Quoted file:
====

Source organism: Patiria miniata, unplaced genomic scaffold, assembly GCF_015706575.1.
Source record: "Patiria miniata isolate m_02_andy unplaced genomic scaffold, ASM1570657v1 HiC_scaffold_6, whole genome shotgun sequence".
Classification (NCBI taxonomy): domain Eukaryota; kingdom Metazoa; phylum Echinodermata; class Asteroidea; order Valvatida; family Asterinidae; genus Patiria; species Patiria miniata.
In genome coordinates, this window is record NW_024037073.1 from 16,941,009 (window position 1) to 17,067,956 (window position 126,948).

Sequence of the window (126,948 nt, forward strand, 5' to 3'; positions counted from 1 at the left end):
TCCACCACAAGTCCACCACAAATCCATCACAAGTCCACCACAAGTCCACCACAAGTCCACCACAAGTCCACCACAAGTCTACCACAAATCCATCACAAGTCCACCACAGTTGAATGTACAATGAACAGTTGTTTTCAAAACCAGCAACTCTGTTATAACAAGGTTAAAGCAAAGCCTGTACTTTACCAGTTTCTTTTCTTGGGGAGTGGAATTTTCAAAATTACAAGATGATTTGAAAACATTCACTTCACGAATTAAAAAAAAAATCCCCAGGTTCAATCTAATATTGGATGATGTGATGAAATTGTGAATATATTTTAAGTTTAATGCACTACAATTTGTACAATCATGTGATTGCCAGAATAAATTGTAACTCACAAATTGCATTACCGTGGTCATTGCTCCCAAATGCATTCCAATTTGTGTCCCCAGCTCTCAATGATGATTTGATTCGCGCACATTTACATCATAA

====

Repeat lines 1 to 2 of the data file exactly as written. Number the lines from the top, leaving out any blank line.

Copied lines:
Source organism: Patiria miniata, unplaced genomic scaffold, assembly GCF_015706575.1.
Source record: "Patiria miniata isolate m_02_andy unplaced genomic scaffold, ASM1570657v1 HiC_scaffold_6, whole genome shotgun sequence".